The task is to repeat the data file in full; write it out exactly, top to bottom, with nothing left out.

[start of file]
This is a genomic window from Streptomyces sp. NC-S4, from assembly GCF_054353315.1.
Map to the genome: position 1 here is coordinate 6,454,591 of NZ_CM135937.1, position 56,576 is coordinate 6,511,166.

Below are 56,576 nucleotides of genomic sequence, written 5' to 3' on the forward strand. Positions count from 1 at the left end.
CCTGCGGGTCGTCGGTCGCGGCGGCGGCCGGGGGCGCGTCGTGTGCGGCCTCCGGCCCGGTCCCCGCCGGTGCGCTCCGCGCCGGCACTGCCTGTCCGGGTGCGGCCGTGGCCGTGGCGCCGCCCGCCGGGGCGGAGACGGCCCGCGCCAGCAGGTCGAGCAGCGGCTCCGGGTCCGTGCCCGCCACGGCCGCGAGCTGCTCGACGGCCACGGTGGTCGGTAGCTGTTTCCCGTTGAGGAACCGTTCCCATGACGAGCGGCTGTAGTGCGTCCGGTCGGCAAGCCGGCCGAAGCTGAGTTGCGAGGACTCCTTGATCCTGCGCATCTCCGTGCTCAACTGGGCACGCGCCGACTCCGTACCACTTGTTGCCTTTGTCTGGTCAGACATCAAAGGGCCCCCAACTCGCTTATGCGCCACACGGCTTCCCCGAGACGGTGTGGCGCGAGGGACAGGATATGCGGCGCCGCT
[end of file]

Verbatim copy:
This is a genomic window from Streptomyces sp. NC-S4, from assembly GCF_054353315.1.
Map to the genome: position 1 here is coordinate 6,454,591 of NZ_CM135937.1, position 56,576 is coordinate 6,511,166.

Below are 56,576 nucleotides of genomic sequence, written 5' to 3' on the forward strand. Positions count from 1 at the left end.
CCTGCGGGTCGTCGGTCGCGGCGGCGGCCGGGGGCGCGTCGTGTGCGGCCTCCGGCCCGGTCCCCGCCGGTGCGCTCCGCGCCGGCACTGCCTGTCCGGGTGCGGCCGTGGCCGTGGCGCCGCCCGCCGGGGCGGAGACGGCCCGCGCCAGCAGGTCGAGCAGCGGCTCCGGGTCCGTGCCCGCCACGGCCGCGAGCTGCTCGACGGCCACGGTGGTCGGTAGCTGTTTCCCGTTGAGGAACCGTTCCCATGACGAGCGGCTGTAGTGCGTCCGGTCGGCAAGCCGGCCGAAGCTGAGTTGCGAGGACTCCTTGATCCTGCGCATCTCCGTGCTCAACTGGGCACGCGCCGACTCCGTACCACTTGTTGCCTTTGTCTGGTCAGACATCAAAGGGCCCCCAACTCGCTTATGCGCCACACGGCTTCCCCGAGACGGTGTGGCGCGAGGGACAGGATATGCGGCGCCGCT